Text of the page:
Maternity Discrimination Rights for Employees
If you find out that you are pregnant, then you should read up on your rights and responsibilities as an employee. Legally, you have to inform your employer about your pregnancy by 15 weeks before your due date at the very latest. It is better to tell them sooner so that you can request paid time off for antenatal appointments or sick leave for pregnancy-related illness. Depending on your role and duties at work, you might have to request adjustments for health and safety reasons. It is best to give written notice to your employer so that there is a record of when you informed them that you were pregnant. This will help if you need to prove that any discrimination afterwards was due to your pregnancy. You can ask for written reasons if your employer dismisses you during your pregnancy or maternity leave to determine if the dismissal was unfair. Ensure that you get a risk assessment at work and that you are not unfairly demoted when you return to work. You should be allowed to take time off for antenatal care during the pregnancy and have the option of flexible working hours when you come back to work again.
Maternity Discrimination Rules for Employers
Employers also need to be conscious of maternity discrimination and the laws surrounding it. They need to be aware of their employees’ rights if they become pregnant and what employers are legally obligated to do for them. Employers and pregnant employees need to work together to plan around both of their needs. This includes regular communication during maternity leave and flexibility when returning to employment afterwards. During the pregnancy, employers must make appropriate adaptations to reduce health and safety risks for the pregnant employee. If employers cannot resolve the present risks then they must provide suitable alternative work for the employee at the same rate of pay, or suspend them on full pay. The employer must allow the employee to take paid time off for antenatal care appointments. Employers can only ask for proof of these appointments after the first one. After their return to work, the employer must also provide a suitable place for breastfeeding employees to rest after breastfeeding their baby or pumping breast milk.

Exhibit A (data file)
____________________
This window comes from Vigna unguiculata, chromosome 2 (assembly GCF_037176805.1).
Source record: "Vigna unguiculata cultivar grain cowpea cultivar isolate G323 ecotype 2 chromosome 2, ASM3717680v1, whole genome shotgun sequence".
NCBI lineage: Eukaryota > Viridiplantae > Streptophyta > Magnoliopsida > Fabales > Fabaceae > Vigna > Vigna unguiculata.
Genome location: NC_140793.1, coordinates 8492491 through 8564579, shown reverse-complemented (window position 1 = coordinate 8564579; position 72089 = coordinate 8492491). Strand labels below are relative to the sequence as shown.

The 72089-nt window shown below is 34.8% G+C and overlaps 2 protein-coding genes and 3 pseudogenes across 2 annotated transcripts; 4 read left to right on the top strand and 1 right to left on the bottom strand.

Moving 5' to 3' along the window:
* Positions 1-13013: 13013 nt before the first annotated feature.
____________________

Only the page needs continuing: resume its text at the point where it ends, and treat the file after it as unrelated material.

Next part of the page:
What can you do about maternity discrimination?
If you think that you are being treated unfairly for being pregnant, you do not have to accept it. You may be able to bring a legal claim against the responsible party for maternity discrimination. Before taking the matter to an employment tribunal, you should speak to your employer. They may have been unaware of mistakes they are making and rectify them once you make them aware, so that you do not have to make a claim. If you do have to make a claim, you should not have to pay any fees to do so. You do not necessarily have to prove your unfavourable treatment using a comparator. You just need to prove that you have been disadvantaged due to your pregnancy. It is important to try resolving the issue informally amongst yourselves first to avoid further difficulties. If your senior manager, HR department, or union are unable to resolve it amicably, make a formal complaint about the situation according to your employer’s procedure for grievances. You should then contact ACAS (the Advisory, Conciliation and Arbitration Service) within 3 months to see if you can resolve this through mediation before the case goes to tribunal.